Lashing out at Narendra Modi-led Centre Government for inflicting brutal wounds on the industry in Punjab by prohibiting movement of goods trains in the state, Pawan Dewan, Chairman of the Punjab Large Industrial Development Board, said that rail services were not stopped even in the peak terrorism days. Suspension of freight trains has pushed against the wall the industry that is already struggling to come out of COVID aftermath.
In a statement issued here, Dewan said that the 20 thousand crore economic package promised by Center has not seen the light of the day; what to talk of fulfilling a promise, “Centre government’s decision is bound to break the backbone of industry”, he said.
Dewan said non-operation of trains is not only affecting import evacuation but also exports, as the industry is unable to produce in the absence of raw material, thus affecting exports. “Industries are facing huge losses which will have adverse repercussions on the entire economy, so centre government must review its decision at the earliest”, said he.
Citing the example of hosiery industry, Dewan said that with the onset of winters, hosiery sales are to take off from Punjab to different parts of the country and beyond; but the closure of train movement has put a full stop to it. Similar are the woes of other industries, he said.
Yogesh Sagar, President Mohali Industrialists Association who is into fabrication and sheet metal components manufacturing said, “It is indeed a very tough time for industry; labour shortage , COVID impact, financial difficulties and on top of that massive set-back by inhibition on movement of goods-trains. Exporters are foreseeing order cancellations and penalties on failure to deliver goods coupled with credibility loss.” Even domestic orders are hard to meet since transportation via road instead of rail will lead to substantial increase in expenses, rued he. It is expected to be a ‘Black-Diwali’ this season. The COVID hit labourers looking for Diwali bonus now fear losing jobs, the public going out to buy goods/gifts in the market will find things out of reach and the manufacturers have nothing else to look forward except for return of ‘normalcy.’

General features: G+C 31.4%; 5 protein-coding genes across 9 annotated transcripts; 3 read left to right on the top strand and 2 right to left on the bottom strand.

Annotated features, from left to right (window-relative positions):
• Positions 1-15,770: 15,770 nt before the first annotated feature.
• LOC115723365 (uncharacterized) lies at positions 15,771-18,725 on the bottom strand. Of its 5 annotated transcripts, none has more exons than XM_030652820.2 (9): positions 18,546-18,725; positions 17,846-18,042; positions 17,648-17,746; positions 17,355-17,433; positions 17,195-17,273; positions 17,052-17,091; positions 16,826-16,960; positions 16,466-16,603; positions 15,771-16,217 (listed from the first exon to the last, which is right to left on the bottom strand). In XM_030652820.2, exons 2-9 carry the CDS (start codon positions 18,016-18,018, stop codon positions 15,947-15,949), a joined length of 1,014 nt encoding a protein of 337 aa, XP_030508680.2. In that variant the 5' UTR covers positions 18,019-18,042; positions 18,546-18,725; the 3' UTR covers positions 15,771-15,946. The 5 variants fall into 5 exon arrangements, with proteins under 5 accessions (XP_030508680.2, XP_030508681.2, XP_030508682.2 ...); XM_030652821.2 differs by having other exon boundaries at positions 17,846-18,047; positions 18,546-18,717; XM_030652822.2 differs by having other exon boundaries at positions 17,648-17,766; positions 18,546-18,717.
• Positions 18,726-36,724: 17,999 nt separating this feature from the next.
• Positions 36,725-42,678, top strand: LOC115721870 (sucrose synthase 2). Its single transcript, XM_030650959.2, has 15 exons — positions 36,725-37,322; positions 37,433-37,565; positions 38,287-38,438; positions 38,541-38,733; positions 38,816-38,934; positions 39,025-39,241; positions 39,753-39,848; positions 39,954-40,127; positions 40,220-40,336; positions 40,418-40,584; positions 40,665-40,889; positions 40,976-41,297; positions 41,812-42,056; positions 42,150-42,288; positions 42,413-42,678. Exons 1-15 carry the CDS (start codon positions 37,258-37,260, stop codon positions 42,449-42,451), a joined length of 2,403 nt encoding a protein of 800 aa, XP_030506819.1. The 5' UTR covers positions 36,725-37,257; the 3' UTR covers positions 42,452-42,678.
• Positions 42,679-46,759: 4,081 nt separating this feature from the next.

Echoing similar sentiments, Sewing Machine Spare Parts manufacturer Bahadur Singh from Bahadur Udyog and Jaswinder Singh Saini from National Steel Industries lamented upon shortage of coal for foundries and goods rake being stuck up in Ambala, Haryana. We have tremendous pressure on the cost part; the raw material prices have gone up, particularly iron-ore/pig iron.
“Right now we are able to manage with our inventories and materials”, said AR Chaudhary from AV Fabrications irked over non-arrival of orders for iron-ore placed in Chattisgarh. We have been forced to buy raw material at ‘premium price’ from the local markets, he said.